Mining mineral for windmill magnets causes environmental disaster
by Christina Blizzard, Toronto Sun
What’s the fastest growing cash crop in rural Ontario — after pot, that is? Try wind turbines. These ugly eyesores are sprouting like weeds and are being foisted on unwilling hosts in rural Ontario.
Two weeks ago, Energy Minister Brad Duguid scrapped plans to put offshore turbines in Lake Ontario — close to his riding. On Thursday, though, he announced a fresh crop in rural Ontario — this time for Smithville, in Tory Leader Tim Hudak’s Niagara riding.
While the Liberals insist it’s all about clean energy, a recent article in a British newspaper shows wind turbines are anything but green.
A story by Simon Parry and Ed Douglas in the Daily Mail, Jan. 29, describes a horrific toxic stew brewing in China as a result of our search for the great, green holy grail.
The toxic lake left behind after mining for “rare earth metals” needed for the turbines’ magnets is creating an environmental boondoggle of epic proportions.
(There are 17 rare earth metals, so called not because they’re scarce, but because they occur in scattered deposits of minerals and are not concentrated. According to the article, one of those, Neodymium, is commonly used to make the most powerful magnets in the world.)
The city of Baotou, in Inner Mongolia, is home to more than 90% of the world’s rare earth metals.
“On the outskirts of one of China’s most polluted cities, an old farmer stares despairingly out across an immense lake of bubbling toxic waste covered in black dust. He remembers it as fields of wheat and corn,” says the lead paragraph. It continues.
The process used to extract the element from the ground and processing it, “has an appalling environmental impact that raises serious questions over the credibility of so-called green technology.
“Hidden out of sight behind smoke-shrouded factory complexes in the city of Baotou, and patrolled by platoons of security guards, lies a five-mile wide ‘tailing’ lake. It has killed farmland for miles around, made thousands of people ill and put one of China’s key waterways in jeopardy,” says the article.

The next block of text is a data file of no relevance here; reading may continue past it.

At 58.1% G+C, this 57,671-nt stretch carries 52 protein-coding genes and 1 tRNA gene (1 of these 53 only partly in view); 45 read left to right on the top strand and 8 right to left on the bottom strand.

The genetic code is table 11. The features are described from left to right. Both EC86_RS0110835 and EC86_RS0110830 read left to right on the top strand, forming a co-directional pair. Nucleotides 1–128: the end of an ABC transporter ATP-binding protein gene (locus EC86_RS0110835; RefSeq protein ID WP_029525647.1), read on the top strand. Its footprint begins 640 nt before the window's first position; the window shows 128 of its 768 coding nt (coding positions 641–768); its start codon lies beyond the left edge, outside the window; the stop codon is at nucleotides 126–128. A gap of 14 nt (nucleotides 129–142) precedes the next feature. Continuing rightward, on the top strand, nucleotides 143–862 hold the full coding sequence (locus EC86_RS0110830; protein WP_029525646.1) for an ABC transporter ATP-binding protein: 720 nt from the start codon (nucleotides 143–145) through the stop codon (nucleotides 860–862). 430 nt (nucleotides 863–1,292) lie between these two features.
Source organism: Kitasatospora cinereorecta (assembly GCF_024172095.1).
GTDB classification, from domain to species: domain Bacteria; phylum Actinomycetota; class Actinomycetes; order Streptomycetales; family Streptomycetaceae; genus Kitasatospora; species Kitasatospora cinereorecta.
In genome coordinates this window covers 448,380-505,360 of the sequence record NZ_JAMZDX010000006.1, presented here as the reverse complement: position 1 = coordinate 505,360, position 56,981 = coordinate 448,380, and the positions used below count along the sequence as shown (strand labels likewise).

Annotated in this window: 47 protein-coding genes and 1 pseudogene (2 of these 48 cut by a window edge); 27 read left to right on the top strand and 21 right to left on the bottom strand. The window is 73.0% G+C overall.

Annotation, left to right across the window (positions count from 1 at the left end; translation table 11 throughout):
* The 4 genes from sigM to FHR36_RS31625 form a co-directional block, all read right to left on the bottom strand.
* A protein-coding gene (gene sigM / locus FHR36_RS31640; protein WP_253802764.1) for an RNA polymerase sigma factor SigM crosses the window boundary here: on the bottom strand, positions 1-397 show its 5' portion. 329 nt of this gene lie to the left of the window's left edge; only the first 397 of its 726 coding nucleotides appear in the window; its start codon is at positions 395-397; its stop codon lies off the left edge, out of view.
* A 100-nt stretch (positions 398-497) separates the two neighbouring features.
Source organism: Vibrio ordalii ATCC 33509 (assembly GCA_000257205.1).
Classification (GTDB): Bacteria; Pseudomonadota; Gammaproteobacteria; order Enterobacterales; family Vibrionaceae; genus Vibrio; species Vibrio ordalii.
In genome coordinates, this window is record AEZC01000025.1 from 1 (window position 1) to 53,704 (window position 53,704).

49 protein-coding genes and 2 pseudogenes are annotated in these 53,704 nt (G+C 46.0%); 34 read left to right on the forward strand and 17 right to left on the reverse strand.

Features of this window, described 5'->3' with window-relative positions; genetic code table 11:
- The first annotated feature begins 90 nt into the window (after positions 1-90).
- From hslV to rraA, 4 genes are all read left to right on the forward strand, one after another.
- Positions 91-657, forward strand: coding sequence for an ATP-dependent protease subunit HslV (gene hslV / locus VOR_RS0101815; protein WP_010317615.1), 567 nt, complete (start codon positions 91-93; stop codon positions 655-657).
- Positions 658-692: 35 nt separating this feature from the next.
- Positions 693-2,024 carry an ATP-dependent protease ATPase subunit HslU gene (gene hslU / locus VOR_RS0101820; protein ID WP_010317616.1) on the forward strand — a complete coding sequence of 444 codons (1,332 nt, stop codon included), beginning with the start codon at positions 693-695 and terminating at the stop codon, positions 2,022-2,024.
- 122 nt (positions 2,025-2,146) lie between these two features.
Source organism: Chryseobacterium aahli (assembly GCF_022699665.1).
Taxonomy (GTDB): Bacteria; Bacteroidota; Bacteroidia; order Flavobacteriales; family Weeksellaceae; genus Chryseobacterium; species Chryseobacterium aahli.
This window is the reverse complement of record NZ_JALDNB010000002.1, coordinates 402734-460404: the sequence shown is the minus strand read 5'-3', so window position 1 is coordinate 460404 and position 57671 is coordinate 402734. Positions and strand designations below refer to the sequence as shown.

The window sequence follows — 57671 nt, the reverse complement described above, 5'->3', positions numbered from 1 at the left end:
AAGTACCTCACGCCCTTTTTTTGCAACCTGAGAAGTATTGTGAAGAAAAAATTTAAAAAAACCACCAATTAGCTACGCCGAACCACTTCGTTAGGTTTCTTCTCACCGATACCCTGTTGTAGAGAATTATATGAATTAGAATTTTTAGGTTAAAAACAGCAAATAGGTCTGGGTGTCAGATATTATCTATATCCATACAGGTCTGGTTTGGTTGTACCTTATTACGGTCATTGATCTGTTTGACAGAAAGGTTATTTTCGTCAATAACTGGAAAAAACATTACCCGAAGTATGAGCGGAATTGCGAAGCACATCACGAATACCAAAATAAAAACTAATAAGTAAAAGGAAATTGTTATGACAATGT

“This vast, hissing cauldron of chemicals is the dumping ground for seven million tons a year of mined rare earth after it has been doused in acid and chemicals and processed through red-hot furnaces to extract its components.”
So, you’re still convinced this is the clean, green energy of the future? This makes the oilsands look pristine.
“Rusting pipelines meander for miles from factories processing rare earths in Baotou out to the man-made lake where, mixed with water, the foul-smelling radioactive waste from this industrial process is pumped day after day. No signposts and no paved roads lead here, and as we approach security guards shoo us away and tail us. When we finally break through the cordon and climb sand dunes to reach its brim, an apocalyptic sight greets us: A giant, secret toxic dump, made bigger by every wind turbine we build.”
And here in Ontario, we’re building them by the thousand. What’s our share of this mess?
The story quotes retired farmer Su Bairen, 69: “‘At first it was just a hole in the ground,’ he says. ‘When it dried in the winter and summer, it turned into a black crust and children would play on it. Then one or two of them fell through and drowned in the sludge below. Since then, children have stayed away.’”
Plants withered. Livestock died.
“Villagers say their teeth began to fall out, their hair turned white at unusually young ages, and they suffered from severe skin and respiratory diseases. Children were born with soft bones and cancer rates rocketed,” says the Mail.
Still gung-ho to go green?
Every time I see a new turbine I’ll think of those children dying horrific deaths. And I’ll hang my head in shame at the environmental disaster we’ve created.